26 26 Administrative Staff College of India 26 Cost Reflective Tariffs - Way Forward To attribute costs to different categories of customers based on how those customers cause costs to the utility; To provide a comparison of the allocated costs with revenues from existing tariff; To illustrate the Extent of existing cross-subsidisation between consumer categories

27 27 Administrative Staff College of India 27 APTEL - 11 Jan 2012 If strict commercial principles are followed, then the tariffs have to be based on the cost to supply a consumer category. However, it is not the intent of the Act after the amendment in the year 2007 (Act 26 of 2007) that the tariff should be the mirror image of the cost of supply of electricity to a category of consumer The cross subsidies may gradually be reduced but should not be increased for a category of subsidizing consumer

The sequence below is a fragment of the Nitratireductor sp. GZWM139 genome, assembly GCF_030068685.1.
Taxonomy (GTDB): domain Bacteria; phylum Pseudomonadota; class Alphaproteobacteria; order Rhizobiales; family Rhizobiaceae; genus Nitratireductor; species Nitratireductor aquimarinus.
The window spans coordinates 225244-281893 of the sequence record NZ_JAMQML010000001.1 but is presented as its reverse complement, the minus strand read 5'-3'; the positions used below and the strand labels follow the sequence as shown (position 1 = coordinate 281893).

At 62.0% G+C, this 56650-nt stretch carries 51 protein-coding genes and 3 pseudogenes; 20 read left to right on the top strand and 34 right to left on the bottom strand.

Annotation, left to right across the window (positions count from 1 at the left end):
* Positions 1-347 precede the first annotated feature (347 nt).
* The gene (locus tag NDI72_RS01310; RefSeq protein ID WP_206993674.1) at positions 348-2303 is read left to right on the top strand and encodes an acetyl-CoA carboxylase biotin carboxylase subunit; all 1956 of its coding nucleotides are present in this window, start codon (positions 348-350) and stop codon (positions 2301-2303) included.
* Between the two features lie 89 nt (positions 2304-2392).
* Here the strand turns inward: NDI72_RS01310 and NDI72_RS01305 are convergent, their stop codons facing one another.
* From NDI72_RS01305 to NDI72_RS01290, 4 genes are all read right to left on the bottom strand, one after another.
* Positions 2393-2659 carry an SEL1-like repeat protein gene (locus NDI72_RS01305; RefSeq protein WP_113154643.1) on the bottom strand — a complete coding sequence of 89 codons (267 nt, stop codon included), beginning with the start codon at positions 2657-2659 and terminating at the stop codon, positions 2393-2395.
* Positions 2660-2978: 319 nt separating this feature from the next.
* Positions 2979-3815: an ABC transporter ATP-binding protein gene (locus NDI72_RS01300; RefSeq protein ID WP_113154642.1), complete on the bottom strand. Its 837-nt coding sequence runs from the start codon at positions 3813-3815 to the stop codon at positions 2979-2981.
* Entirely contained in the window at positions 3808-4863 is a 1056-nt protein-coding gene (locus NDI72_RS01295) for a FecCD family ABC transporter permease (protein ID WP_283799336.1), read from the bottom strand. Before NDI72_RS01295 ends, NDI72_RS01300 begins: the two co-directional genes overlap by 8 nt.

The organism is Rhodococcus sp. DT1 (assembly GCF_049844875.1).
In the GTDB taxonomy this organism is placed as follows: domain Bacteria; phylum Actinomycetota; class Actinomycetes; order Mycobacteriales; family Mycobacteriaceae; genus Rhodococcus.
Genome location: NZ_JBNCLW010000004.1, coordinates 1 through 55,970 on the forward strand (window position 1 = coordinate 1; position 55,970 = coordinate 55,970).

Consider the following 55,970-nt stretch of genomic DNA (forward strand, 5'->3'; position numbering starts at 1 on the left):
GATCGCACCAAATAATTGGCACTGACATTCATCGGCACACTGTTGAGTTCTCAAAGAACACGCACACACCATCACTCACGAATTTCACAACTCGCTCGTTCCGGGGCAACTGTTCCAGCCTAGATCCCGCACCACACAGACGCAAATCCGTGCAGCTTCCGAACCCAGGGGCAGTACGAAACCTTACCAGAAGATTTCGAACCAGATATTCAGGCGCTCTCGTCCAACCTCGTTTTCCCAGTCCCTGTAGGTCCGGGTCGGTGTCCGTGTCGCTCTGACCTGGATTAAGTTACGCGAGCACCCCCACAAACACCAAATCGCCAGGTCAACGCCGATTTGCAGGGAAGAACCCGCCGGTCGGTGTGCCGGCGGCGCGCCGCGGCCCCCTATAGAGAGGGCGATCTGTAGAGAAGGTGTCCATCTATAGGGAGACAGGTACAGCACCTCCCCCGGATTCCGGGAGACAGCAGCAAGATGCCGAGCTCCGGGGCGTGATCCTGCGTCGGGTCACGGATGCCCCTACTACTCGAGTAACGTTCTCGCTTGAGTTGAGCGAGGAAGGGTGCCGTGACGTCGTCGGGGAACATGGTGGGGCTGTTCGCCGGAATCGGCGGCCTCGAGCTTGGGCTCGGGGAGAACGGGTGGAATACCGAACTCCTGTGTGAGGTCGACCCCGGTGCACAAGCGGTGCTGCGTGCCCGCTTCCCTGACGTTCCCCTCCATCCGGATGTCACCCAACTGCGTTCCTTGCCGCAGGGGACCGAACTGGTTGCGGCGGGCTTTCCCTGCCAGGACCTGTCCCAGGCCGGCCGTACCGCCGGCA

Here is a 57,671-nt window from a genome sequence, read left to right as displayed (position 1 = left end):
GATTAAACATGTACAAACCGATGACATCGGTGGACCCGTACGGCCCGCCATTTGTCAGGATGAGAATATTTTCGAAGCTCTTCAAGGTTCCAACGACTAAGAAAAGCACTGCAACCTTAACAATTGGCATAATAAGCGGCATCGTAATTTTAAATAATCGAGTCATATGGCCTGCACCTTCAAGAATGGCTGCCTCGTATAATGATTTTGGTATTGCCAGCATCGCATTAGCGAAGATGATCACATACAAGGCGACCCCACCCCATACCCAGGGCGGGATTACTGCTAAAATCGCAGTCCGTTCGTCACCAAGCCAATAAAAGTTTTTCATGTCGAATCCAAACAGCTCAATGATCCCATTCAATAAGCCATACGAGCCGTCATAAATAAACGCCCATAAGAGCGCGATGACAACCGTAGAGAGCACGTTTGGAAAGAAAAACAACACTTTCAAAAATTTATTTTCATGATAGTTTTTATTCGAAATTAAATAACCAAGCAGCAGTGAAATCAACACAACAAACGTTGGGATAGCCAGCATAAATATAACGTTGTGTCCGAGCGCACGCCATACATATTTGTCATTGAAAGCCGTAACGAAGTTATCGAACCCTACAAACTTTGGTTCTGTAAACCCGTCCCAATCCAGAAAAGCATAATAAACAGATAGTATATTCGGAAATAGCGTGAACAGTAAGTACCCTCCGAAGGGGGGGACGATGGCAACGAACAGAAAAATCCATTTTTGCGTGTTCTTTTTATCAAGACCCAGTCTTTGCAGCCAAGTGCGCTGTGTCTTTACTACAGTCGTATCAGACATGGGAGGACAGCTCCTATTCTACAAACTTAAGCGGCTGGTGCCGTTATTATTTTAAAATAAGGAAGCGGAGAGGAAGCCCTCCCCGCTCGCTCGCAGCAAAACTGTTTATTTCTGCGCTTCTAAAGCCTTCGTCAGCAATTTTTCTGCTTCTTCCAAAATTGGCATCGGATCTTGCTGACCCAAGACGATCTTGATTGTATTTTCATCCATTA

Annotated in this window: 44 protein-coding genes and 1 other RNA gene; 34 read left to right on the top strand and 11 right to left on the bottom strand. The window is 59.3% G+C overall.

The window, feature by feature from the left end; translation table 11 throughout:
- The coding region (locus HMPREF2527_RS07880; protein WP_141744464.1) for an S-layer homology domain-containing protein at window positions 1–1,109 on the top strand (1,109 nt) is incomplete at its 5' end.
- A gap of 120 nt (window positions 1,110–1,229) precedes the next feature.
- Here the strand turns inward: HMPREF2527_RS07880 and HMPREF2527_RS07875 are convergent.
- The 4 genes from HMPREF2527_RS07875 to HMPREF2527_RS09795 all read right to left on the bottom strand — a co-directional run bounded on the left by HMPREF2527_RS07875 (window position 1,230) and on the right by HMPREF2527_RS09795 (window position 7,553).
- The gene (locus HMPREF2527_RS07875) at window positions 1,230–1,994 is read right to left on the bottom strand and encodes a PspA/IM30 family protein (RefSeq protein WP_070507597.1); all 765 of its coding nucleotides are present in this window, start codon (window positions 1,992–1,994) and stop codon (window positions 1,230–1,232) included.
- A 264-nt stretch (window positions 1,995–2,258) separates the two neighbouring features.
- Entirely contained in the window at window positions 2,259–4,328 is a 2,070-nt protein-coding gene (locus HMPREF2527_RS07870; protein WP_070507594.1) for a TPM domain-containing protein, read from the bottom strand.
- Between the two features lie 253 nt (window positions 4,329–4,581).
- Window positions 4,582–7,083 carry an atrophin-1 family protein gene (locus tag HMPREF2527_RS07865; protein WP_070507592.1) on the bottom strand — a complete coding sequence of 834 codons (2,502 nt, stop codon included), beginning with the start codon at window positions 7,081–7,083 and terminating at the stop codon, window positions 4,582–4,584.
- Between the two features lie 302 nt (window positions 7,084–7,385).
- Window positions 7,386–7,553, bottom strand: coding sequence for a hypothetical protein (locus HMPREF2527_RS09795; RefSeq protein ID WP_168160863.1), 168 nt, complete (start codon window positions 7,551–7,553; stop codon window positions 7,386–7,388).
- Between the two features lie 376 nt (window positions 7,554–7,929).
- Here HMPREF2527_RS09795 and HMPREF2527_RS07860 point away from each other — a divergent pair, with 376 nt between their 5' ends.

28 28 Administrative Staff College of India 28 APTEL - 11 Jan 2012 APTEL has advised to initiate a simple formula which could take into account the major cost element to a great extent reflecting the cost of supply. There is no need to make distinction between the distribution charges of identical consumers connected at different nodes in the distribution network. It would be adequate to determine the voltagewise cost of supply taking into account the major cost element which would be applicable to all the categories of consumers connected to the same voltage level at different locations in the distribution system

29 29 Administrative Staff College of India 29 APTEL - 11 Jan 2012 As segregated network costs are not available, all the costs such as Return on Equity, Interest on Loan, depreciation, interest on working capital and O&M costs can be pooled and apportioned equitably, on pro- rata basis, to all the voltage levels to determine the cost of supply Segregating Power Purchase cost taking into account voltage-wise transmission and distribution losses will be a major step in the right direction for determining the actual cost of supply to various consumer categories. All consumer categories connected to the same voltage will have the same cost of supply